Over five years ago JUUL was considered a vape industry innovator through their design of a nicotine salt formula, delivering high levels of nicotine in pre-filled flavored pods. Nicotine salt formulas also created a smoother delivery of aerosol for the person using the product. By and large, vape companies have harvested tobacco for their products from tobacco leaves. However, recent changes to vape and dissolvable products now include the use of synthetic nicotine, created in a lab and not derived from tobacco. These products have not been through the regulatory review and approval process. Flavors continue to play a large part in the marketing of these products to buyers of all ages. Labeling of the products is varied; “tobacco-free”, “tobacco leaf free”, or “extracted from tobacco” which can be misleading and confusing to consumers.
In some cases this form of nicotine is promoted as more pure and less harmful than the tobacco plant nicotine in other products. The origin and chemical mixtures in these products can be unique, and the impact to an individual’s overall health are not yet known.
Due to COVID-19, the FDA delayed their review of vape products this past year, resulting in the development of new products onto the market that bypass existing regulations. The bottom line – we still don’t know what is in some of these products that are increasingly popular among teens and youth, and how it will affect their health in the future. What we do know is that young people have higher nicotine dependence, and those that vaped prior to the pandemic continue to do so more frequently.
An Opportune Time for Prevention and Treatment
Perhaps a silver lining to COVID-19 is that young people are more responsive to the concerns regarding the health effects of vaping. As we hopefully continue to turn the corner on the pandemic, it’s an opportune time for prevention education and awareness about vaping and also for young people to quit. Breathe New Hampshire’s youth vaping education program, Vaping Unveiled™, continues to be available virtually and at no cost. In addition, the state’s Tobacco Prevention and Cessation Program offers two programs that address prevention and treatment for youth and teens: Save Your Breath is a social marketing campaign that raises awareness about the harms of vaping and combats Big Tobacco’s marketing that directly targets youth and for teens that want to quit tobacco and vaping, MyLifeMyQuit™, is a free treatment program to help them quit while meeting young people where they are – on their phones.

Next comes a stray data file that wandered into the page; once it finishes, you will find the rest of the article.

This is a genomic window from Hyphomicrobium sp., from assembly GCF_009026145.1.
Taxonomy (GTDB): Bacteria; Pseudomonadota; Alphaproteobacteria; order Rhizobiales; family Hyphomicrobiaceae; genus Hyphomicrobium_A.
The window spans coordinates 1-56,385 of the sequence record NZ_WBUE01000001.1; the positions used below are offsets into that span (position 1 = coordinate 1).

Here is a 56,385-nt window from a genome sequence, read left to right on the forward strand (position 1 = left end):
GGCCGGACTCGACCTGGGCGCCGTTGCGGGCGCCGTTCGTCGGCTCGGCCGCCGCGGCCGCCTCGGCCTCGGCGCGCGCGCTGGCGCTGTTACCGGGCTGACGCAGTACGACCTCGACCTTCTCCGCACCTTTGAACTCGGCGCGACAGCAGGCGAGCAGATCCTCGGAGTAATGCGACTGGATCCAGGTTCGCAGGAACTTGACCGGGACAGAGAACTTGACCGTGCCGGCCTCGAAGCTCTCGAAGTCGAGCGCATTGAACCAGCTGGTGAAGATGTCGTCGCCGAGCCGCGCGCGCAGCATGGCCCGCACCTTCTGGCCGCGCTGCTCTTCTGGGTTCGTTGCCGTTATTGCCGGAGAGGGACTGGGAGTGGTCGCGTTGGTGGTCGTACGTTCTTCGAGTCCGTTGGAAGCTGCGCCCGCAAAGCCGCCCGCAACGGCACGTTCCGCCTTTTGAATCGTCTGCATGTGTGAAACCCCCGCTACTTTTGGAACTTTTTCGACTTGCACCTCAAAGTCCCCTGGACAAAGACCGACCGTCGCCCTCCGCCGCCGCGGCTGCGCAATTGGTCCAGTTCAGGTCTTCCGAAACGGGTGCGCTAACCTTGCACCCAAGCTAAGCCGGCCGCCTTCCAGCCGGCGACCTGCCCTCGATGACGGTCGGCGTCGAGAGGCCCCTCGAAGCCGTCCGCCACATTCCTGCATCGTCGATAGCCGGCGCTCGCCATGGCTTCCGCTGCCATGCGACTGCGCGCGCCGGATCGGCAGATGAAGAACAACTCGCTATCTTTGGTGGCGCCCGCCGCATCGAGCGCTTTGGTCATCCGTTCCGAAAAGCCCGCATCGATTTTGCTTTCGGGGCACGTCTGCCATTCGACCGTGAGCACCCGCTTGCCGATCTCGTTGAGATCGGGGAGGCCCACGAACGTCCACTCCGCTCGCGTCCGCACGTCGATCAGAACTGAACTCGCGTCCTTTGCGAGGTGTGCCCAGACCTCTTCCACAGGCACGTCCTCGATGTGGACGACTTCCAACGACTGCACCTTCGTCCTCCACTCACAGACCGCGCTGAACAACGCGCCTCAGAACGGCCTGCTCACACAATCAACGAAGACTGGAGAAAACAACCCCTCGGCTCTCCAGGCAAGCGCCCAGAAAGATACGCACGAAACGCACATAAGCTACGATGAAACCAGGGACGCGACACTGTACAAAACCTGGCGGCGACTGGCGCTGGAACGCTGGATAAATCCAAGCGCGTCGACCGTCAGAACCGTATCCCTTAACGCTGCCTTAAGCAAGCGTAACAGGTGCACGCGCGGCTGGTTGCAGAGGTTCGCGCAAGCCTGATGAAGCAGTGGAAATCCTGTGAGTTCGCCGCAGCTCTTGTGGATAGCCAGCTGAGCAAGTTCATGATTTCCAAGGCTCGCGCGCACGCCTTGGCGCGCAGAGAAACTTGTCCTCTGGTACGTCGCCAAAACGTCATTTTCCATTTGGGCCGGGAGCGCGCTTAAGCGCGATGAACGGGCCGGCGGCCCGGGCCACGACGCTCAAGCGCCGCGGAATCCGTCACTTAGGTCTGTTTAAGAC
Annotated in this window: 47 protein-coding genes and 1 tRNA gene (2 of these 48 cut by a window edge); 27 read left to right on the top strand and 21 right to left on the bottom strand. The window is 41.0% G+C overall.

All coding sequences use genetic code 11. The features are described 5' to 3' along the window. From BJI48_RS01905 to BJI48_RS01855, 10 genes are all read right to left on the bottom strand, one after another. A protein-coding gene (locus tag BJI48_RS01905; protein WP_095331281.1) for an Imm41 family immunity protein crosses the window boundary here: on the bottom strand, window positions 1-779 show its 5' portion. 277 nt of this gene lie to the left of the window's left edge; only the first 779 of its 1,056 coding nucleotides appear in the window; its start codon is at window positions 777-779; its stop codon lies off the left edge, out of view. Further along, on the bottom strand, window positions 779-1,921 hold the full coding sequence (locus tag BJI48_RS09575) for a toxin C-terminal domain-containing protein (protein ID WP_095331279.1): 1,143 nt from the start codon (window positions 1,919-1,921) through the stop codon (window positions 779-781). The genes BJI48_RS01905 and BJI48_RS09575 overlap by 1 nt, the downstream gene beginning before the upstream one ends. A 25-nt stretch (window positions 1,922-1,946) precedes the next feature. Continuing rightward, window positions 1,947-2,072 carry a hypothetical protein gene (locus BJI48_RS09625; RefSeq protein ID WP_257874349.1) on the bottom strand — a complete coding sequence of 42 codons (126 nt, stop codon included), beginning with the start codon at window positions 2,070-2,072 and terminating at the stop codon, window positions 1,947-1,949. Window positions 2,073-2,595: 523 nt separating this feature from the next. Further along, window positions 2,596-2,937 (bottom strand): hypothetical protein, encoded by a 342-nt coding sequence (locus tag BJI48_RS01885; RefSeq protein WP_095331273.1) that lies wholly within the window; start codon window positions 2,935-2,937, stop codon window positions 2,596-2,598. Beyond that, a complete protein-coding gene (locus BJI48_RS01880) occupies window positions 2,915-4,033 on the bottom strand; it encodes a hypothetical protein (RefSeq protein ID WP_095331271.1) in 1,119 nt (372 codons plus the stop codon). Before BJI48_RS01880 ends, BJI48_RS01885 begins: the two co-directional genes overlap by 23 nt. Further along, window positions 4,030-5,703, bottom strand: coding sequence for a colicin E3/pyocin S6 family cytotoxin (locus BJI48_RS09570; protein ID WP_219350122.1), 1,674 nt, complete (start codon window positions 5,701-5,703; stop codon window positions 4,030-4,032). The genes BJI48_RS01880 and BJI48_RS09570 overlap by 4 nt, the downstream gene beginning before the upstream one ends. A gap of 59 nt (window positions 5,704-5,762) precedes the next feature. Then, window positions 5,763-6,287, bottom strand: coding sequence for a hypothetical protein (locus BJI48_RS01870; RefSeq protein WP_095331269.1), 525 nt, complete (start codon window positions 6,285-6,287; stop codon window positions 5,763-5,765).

About Breathe New Hampshire
As the only statewide public health non-profit focused on critical issues related to lung health, Breathe New Hampshire provides educational programs, advocates for public health, and supports scientific research to prevent, eliminate, and treat lung disease. Our mission is to eliminate lung disease and improve the quality of life for those living with lung disease in New Hampshire. For more information visit www.BreatheNH.org.